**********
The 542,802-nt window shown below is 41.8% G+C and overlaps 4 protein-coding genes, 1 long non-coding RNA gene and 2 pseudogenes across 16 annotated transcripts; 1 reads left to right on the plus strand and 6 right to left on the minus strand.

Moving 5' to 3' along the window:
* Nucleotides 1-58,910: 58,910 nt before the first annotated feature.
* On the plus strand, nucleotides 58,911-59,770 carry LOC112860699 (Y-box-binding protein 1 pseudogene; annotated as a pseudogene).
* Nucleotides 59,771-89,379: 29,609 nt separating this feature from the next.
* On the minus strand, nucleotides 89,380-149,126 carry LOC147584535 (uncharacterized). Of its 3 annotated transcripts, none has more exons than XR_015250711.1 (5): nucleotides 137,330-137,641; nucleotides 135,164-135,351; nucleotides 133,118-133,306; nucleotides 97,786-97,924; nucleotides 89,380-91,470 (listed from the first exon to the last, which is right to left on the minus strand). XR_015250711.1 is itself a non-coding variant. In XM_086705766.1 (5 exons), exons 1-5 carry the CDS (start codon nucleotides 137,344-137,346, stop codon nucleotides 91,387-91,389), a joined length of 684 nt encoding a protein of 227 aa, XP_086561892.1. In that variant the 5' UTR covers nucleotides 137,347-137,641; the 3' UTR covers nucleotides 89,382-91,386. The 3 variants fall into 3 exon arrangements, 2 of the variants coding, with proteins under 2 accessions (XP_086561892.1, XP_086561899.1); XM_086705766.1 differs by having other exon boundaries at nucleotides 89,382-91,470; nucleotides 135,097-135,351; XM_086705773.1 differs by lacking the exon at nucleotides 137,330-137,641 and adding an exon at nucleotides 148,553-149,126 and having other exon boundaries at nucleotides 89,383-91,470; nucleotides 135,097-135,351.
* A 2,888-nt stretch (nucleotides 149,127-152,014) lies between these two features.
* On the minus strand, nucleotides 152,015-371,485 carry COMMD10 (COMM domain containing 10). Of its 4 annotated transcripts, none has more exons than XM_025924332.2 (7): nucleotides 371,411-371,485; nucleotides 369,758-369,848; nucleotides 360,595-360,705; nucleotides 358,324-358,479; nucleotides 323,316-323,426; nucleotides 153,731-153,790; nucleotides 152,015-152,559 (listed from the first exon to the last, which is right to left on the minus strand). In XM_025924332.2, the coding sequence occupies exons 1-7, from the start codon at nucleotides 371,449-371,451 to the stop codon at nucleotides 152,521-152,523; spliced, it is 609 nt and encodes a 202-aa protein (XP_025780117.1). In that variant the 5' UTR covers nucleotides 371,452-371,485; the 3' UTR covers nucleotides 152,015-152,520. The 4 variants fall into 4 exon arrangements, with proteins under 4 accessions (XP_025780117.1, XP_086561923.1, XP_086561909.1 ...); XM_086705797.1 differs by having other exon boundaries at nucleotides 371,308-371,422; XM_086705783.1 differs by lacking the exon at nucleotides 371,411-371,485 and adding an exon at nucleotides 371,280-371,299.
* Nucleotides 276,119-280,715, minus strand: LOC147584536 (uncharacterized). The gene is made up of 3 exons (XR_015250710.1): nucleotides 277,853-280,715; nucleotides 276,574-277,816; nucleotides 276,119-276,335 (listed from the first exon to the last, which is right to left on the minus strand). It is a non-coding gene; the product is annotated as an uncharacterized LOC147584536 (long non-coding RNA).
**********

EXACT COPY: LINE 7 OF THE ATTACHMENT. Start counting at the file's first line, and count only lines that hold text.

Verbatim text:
* A 2,888-nt stretch (nucleotides 149,127-152,014) lies between these two features.